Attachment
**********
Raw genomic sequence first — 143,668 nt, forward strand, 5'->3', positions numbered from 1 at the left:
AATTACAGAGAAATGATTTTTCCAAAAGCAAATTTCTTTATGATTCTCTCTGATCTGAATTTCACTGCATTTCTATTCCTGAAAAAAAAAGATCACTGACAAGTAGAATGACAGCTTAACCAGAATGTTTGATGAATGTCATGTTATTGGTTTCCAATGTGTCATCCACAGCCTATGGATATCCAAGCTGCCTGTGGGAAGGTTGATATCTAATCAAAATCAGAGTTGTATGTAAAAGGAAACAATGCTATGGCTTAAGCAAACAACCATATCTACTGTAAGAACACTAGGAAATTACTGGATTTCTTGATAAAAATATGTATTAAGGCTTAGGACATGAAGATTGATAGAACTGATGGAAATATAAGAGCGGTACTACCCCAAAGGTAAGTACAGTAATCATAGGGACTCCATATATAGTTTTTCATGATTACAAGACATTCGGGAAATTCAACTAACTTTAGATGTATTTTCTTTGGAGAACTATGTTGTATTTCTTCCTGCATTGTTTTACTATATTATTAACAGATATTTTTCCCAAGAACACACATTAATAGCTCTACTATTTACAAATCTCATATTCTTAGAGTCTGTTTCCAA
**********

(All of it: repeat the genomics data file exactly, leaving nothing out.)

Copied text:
Raw genomic sequence first — 143,668 nt, forward strand, 5'->3', positions numbered from 1 at the left:
AATTACAGAGAAATGATTTTTCCAAAAGCAAATTTCTTTATGATTCTCTCTGATCTGAATTTCACTGCATTTCTATTCCTGAAAAAAAAAGATCACTGACAAGTAGAATGACAGCTTAACCAGAATGTTTGATGAATGTCATGTTATTGGTTTCCAATGTGTCATCCACAGCCTATGGATATCCAAGCTGCCTGTGGGAAGGTTGATATCTAATCAAAATCAGAGTTGTATGTAAAAGGAAACAATGCTATGGCTTAAGCAAACAACCATATCTACTGTAAGAACACTAGGAAATTACTGGATTTCTTGATAAAAATATGTATTAAGGCTTAGGACATGAAGATTGATAGAACTGATGGAAATATAAGAGCGGTACTACCCCAAAGGTAAGTACAGTAATCATAGGGACTCCATATATAGTTTTTCATGATTACAAGACATTCGGGAAATTCAACTAACTTTAGATGTATTTTCTTTGGAGAACTATGTTGTATTTCTTCCTGCATTGTTTTACTATATTATTAACAGATATTTTTCCCAAGAACACACATTAATAGCTCTACTATTTACAAATCTCATATTCTTAGAGTCTGTTTCCAA